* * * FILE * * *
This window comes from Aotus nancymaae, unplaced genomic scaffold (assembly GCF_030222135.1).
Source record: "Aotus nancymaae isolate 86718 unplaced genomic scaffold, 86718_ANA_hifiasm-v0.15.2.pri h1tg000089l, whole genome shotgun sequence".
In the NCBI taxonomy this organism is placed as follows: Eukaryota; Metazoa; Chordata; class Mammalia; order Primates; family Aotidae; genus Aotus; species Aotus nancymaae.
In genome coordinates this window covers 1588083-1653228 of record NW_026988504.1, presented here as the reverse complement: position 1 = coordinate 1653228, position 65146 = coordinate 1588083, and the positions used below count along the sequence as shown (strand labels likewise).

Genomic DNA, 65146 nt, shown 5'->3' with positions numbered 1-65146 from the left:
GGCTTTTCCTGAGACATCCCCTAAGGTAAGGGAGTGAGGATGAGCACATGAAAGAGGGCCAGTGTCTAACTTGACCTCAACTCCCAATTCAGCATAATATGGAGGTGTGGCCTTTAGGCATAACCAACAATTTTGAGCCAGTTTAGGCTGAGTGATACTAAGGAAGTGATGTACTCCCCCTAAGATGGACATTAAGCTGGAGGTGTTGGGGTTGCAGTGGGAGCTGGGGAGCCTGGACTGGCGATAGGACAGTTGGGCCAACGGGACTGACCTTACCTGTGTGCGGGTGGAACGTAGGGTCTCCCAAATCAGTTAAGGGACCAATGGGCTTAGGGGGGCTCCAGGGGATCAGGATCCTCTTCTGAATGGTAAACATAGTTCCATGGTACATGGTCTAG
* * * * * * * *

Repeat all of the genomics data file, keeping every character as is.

This window comes from Aotus nancymaae, unplaced genomic scaffold (assembly GCF_030222135.1).
Source record: "Aotus nancymaae isolate 86718 unplaced genomic scaffold, 86718_ANA_hifiasm-v0.15.2.pri h1tg000089l, whole genome shotgun sequence".
In the NCBI taxonomy this organism is placed as follows: Eukaryota; Metazoa; Chordata; class Mammalia; order Primates; family Aotidae; genus Aotus; species Aotus nancymaae.
In genome coordinates this window covers 1588083-1653228 of record NW_026988504.1, presented here as the reverse complement: position 1 = coordinate 1653228, position 65146 = coordinate 1588083, and the positions used below count along the sequence as shown (strand labels likewise).

Genomic DNA, 65146 nt, shown 5'->3' with positions numbered 1-65146 from the left:
GGCTTTTCCTGAGACATCCCCTAAGGTAAGGGAGTGAGGATGAGCACATGAAAGAGGGCCAGTGTCTAACTTGACCTCAACTCCCAATTCAGCATAATATGGAGGTGTGGCCTTTAGGCATAACCAACAATTTTGAGCCAGTTTAGGCTGAGTGATACTAAGGAAGTGATGTACTCCCCCTAAGATGGACATTAAGCTGGAGGTGTTGGGGTTGCAGTGGGAGCTGGGGAGCCTGGACTGGCGATAGGACAGTTGGGCCAACGGGACTGACCTTACCTGTGTGCGGGTGGAACGTAGGGTCTCCCAAATCAGTTAAGGGACCAATGGGCTTAGGGGGGCTCCAGGGGATCAGGATCCTCTTCTGAATGGTAAACATAGTTCCATGGTACATGGTCTAG